METTLER: Films are a reflection of our values of our consciousness
but too often just a reflection of money, technology, and ego,
entwined with marketing and consumer lifestyle ploys. But theres
always somebody who manages to break through all that, and come through
with the best of what cinema can be.
SCOPE: In the sequence in the Las Vegas sex shop,
the questions youre addressing to the gentleman youre interviewing
are audible. Were those the questions you asked other interview subjects
METTLER: Yeah. That was one of the only consistent strains through the
shooting. I had a list of questions you only hear a couple of them
in the film which I asked everybody. Some of them were impossible
questions like "Have you ever found what youre looking for?,
"Do you know love?, "Do you know silence? It became
like a poem or song in a way, to repeat these questions with every person.
And even though the questions were very simple, the results were often
startling. One question was "Do you know the smell of burning human
flesh? I got some very surprising responses to that. But in shaping
the film to its three-hour length, it was too much of an element. So theres
just a couple threads left of that strain.
SCOPE: Ill turn one of your questions on you. What are you afraid
METTLER: Im not a very fearful person. I could be afraid of losing
my mind or becoming depressive, but its not a real fear because
I dont feel like thats threatening me. But one of the things
that really makes me sad, I guess, which is something like a fear, is
seeing things being destroyed. Seeing the environment being destroyed,
or seeing people being destroyed. I tell myself that is part of evolution.
But it does still get to me.
SCOPE: Let me ask you another one. Have you found
what youre looking for?
METTLER: Its so funny because when you ask that its like pushing
a button. I hear about a hundred different answers, things people have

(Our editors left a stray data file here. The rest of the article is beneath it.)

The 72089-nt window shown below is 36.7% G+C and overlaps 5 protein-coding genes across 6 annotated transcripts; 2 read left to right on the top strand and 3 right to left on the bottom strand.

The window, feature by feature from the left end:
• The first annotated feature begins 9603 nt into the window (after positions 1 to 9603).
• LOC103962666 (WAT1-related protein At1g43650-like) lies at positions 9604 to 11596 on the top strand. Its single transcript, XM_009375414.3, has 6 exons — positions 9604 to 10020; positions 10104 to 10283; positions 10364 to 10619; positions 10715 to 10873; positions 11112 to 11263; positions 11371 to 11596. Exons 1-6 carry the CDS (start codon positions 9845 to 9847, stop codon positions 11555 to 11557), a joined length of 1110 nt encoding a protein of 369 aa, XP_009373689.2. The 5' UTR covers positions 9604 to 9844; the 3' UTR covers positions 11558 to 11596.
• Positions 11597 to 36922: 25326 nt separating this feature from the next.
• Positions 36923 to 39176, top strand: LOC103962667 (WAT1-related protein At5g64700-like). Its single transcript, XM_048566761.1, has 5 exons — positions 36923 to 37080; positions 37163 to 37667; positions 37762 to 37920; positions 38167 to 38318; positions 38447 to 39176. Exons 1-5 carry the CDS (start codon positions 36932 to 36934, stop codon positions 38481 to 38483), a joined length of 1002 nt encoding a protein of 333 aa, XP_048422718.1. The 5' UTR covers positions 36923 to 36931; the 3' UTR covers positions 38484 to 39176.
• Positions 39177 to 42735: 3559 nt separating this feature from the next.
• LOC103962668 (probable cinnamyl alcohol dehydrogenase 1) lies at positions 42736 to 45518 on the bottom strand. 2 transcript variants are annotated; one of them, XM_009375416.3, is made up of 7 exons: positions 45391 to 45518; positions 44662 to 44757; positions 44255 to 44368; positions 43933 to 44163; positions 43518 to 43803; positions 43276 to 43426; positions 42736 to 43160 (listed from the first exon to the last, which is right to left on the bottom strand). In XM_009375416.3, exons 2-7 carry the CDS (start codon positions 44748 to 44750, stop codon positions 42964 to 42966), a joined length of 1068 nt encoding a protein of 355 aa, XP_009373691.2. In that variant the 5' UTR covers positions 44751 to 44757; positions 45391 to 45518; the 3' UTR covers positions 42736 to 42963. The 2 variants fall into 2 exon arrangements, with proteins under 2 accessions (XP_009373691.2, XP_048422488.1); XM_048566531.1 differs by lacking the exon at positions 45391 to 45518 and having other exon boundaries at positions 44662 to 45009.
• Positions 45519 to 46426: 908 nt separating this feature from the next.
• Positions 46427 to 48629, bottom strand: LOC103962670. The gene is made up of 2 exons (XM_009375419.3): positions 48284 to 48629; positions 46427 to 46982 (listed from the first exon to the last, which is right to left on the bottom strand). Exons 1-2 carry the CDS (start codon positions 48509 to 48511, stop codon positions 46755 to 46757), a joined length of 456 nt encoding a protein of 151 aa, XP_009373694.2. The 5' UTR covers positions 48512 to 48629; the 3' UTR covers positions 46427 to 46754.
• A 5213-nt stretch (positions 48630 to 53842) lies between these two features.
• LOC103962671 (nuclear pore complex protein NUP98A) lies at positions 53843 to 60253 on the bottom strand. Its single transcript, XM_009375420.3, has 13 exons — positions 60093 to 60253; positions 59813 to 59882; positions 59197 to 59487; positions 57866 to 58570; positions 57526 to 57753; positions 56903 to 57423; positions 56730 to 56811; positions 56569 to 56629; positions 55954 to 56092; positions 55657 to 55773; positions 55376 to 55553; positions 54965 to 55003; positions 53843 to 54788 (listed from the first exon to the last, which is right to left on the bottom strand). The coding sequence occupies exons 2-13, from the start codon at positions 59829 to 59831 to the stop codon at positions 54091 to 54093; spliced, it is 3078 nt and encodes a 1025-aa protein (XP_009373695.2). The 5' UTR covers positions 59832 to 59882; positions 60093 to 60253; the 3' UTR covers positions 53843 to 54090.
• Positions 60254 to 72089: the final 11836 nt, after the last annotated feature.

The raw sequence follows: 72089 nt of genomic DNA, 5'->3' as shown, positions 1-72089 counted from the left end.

told me. Thats part of the problem with making films, you kind of
live through the experience of other people. But I would say to a large
degree, yes. And of course there are always things to keep you going.
Like the scientist in the film who says that if he ever found what he
was looking for, it would be the end. I agree that you always create new
pursuits for yourself. And what it is that youre looking for becomes
more and more sophisticated as you go on. I could say that even making
this film was something I really needed to do. It was an impossible challenge,
and by having done it, too a large degree Ive found what Im
SCOPE: Do you think youll continue to make films
in this way?
METTLER: Thats a good question. Its been so intense. Im
just coming out of it right now. My reaction is to do this live performance
because its so different a kind of release or cleansing.
It happens on the spot, theres people and their immediate interaction.
Theres a real tangible experiential quality to it, as opposed to
sitting in front of a computer for three years. I think I need some time
to pass. But I definitely think all exploratory processes are really important
and rich. It might take another form, it might not even be film, I dont
know. Film is very burdened with all kinds of machinery and bureaucracy
that makes it a real engagement with the conditions of our time
but I would like to find ways of going through the process more
swiftly and have the focus on community and creativity.
Jason McBride is a Toronto-based freelance writer
and a regular contributor to Cinema Scope.